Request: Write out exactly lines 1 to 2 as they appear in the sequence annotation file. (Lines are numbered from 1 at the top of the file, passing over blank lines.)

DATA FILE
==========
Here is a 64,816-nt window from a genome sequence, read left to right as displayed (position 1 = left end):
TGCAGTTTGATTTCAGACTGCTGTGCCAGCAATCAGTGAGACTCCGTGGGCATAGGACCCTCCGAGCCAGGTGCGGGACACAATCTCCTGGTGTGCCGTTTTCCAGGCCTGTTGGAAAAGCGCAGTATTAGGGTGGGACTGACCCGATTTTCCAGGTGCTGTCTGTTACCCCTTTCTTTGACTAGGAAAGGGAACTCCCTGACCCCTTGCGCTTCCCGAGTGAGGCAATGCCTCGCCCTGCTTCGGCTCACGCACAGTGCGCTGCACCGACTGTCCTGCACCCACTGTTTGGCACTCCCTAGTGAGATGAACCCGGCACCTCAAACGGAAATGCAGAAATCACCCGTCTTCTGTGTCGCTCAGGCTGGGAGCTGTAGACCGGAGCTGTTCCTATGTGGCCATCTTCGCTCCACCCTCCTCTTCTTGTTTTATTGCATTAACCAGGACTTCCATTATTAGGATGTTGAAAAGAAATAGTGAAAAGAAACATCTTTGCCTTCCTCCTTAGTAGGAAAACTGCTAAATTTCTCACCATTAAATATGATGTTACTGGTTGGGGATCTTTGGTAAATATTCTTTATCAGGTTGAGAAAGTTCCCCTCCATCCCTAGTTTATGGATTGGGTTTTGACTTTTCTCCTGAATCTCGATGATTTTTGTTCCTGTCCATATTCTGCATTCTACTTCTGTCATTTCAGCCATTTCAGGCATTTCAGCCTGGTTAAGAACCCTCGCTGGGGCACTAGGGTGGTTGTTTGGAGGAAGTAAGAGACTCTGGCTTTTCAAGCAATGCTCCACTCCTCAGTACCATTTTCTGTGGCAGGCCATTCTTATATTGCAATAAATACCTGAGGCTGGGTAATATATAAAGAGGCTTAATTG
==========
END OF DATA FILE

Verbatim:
Here is a 64,816-nt window from a genome sequence, read left to right as displayed (position 1 = left end):
TGCAGTTTGATTTCAGACTGCTGTGCCAGCAATCAGTGAGACTCCGTGGGCATAGGACCCTCCGAGCCAGGTGCGGGACACAATCTCCTGGTGTGCCGTTTTCCAGGCCTGTTGGAAAAGCGCAGTATTAGGGTGGGACTGACCCGATTTTCCAGGTGCTGTCTGTTACCCCTTTCTTTGACTAGGAAAGGGAACTCCCTGACCCCTTGCGCTTCCCGAGTGAGGCAATGCCTCGCCCTGCTTCGGCTCACGCACAGTGCGCTGCACCGACTGTCCTGCACCCACTGTTTGGCACTCCCTAGTGAGATGAACCCGGCACCTCAAACGGAAATGCAGAAATCACCCGTCTTCTGTGTCGCTCAGGCTGGGAGCTGTAGACCGGAGCTGTTCCTATGTGGCCATCTTCGCTCCACCCTCCTCTTCTTGTTTTATTGCATTAACCAGGACTTCCATTATTAGGATGTTGAAAAGAAATAGTGAAAAGAAACATCTTTGCCTTCCTCCTTAGTAGGAAAACTGCTAAATTTCTCACCATTAAATATGATGTTACTGGTTGGGGATCTTTGGTAAATATTCTTTATCAGGTTGAGAAAGTTCCCCTCCATCCCTAGTTTATGGATTGGGTTTTGACTTTTCTCCTGAATCTCGATGATTTTTGTTCCTGTCCATATTCTGCATTCTACTTCTGTCATTTCAGCCATTTCAGGCATTTCAGCCTGGTTAAGAACCCTCGCTGGGGCACTAGGGTGGTTGTTTGGAGGAAGTAAGAGACTCTGGCTTTTCAAGCAATGCTCCACTCCTCAGTACCATTTTCTGTGGCAGGCCATTCTTATATTGCAATAAATACCTGAGGCTGGGTAATATATAAAGAGGCTTAATTG